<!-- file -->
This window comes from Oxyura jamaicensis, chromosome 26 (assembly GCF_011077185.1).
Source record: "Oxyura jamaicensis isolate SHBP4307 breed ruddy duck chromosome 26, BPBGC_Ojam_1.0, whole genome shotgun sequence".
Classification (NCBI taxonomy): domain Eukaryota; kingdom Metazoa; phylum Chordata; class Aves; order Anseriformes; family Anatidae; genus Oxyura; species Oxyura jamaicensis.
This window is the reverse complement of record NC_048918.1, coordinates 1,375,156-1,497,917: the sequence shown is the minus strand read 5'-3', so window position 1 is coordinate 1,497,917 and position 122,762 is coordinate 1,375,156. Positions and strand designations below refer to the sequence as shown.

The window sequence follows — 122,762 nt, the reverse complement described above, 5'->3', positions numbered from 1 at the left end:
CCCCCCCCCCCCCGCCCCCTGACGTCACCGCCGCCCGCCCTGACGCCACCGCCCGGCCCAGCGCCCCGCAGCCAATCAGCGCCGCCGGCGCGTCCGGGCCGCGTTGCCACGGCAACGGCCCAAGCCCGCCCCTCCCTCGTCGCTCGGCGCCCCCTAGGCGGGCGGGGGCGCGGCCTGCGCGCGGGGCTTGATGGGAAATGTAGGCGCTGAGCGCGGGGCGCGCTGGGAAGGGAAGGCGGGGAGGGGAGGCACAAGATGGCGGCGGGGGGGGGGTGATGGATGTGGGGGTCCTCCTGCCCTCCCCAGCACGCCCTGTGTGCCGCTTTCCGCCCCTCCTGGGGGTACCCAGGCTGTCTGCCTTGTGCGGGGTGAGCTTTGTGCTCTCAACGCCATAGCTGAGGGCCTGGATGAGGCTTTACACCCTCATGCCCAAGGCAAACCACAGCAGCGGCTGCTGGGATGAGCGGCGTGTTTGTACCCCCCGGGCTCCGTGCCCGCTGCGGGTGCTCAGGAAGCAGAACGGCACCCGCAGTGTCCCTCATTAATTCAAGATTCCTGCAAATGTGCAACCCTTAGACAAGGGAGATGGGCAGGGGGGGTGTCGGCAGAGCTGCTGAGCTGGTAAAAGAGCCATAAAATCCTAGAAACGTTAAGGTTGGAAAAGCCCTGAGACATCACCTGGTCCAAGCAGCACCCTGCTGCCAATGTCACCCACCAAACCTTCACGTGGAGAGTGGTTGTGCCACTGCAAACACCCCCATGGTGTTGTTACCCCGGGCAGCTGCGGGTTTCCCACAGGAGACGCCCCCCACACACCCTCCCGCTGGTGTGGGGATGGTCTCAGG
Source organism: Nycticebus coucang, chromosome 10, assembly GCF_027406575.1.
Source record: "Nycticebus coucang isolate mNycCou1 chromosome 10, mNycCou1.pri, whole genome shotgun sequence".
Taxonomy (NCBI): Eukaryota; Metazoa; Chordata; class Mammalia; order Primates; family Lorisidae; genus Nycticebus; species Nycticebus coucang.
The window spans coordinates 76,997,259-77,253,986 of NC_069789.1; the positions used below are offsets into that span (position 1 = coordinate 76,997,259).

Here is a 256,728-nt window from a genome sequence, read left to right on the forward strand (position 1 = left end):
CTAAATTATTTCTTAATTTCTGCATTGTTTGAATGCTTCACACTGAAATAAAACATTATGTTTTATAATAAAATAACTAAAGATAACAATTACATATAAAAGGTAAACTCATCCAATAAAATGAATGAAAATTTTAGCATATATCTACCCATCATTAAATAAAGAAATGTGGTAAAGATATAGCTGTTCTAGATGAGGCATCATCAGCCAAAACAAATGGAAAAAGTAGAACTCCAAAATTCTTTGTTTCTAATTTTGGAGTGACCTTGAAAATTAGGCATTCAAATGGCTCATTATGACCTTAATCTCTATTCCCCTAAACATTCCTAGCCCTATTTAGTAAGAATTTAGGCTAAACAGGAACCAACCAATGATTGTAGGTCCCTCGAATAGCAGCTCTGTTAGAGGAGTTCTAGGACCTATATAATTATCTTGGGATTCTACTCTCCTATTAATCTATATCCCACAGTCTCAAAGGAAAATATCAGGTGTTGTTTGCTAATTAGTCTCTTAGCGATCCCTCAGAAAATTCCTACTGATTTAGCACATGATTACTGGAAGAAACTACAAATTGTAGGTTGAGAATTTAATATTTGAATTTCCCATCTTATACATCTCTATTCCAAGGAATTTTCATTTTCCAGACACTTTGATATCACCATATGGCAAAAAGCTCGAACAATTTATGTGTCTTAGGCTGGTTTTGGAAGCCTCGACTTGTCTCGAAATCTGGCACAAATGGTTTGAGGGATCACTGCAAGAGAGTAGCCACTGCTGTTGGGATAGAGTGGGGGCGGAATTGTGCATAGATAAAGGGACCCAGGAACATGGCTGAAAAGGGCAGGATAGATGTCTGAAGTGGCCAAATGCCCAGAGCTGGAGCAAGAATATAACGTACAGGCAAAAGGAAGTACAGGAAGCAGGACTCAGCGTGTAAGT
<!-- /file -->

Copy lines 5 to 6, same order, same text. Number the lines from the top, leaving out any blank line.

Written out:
The window sequence follows — 122,762 nt, the reverse complement described above, 5'->3', positions numbered from 1 at the left end:
CCCCCCCCCCCCCGCCCCCTGACGTCACCGCCGCCCGCCCTGACGCCACCGCCCGGCCCAGCGCCCCGCAGCCAATCAGCGCCGCCGGCGCGTCCGGGCCGCGTTGCCACGGCAACGGCCCAAGCCCGCCCCTCCCTCGTCGCTCGGCGCCCCCTAGGCGGGCGGGGGCGCGGCCTGCGCGCGGGGCTTGATGGGAAATGTAGGCGCTGAGCGCGGGGCGCGCTGGGAAGGGAAGGCGGGGAGGGGAGGCACAAGATGGCGGCGGGGGGGGGGTGATGGATGTGGGGGTCCTCCTGCCCTCCCCAGCACGCCCTGTGTGCCGCTTTCCGCCCCTCCTGGGGGTACCCAGGCTGTCTGCCTTGTGCGGGGTGAGCTTTGTGCTCTCAACGCCATAGCTGAGGGCCTGGATGAGGCTTTACACCCTCATGCCCAAGGCAAACCACAGCAGCGGCTGCTGGGATGAGCGGCGTGTTTGTACCCCCCGGGCTCCGTGCCCGCTGCGGGTGCTCAGGAAGCAGAACGGCACCCGCAGTGTCCCTCATTAATTCAAGATTCCTGCAAATGTGCAACCCTTAGACAAGGGAGATGGGCAGGGGGGGTGTCGGCAGAGCTGCTGAGCTGGTAAAAGAGCCATAAAATCCTAGAAACGTTAAGGTTGGAAAAGCCCTGAGACATCACCTGGTCCAAGCAGCACCCTGCTGCCAATGTCACCCACCAAACCTTCACGTGGAGAGTGGTTGTGCCACTGCAAACACCCCCATGGTGTTGTTACCCCGGGCAGCTGCGGGTTTCCCACAGGAGACGCCCCCCACACACCCTCCCGCTGGTGTGGGGATGGTCTCAGG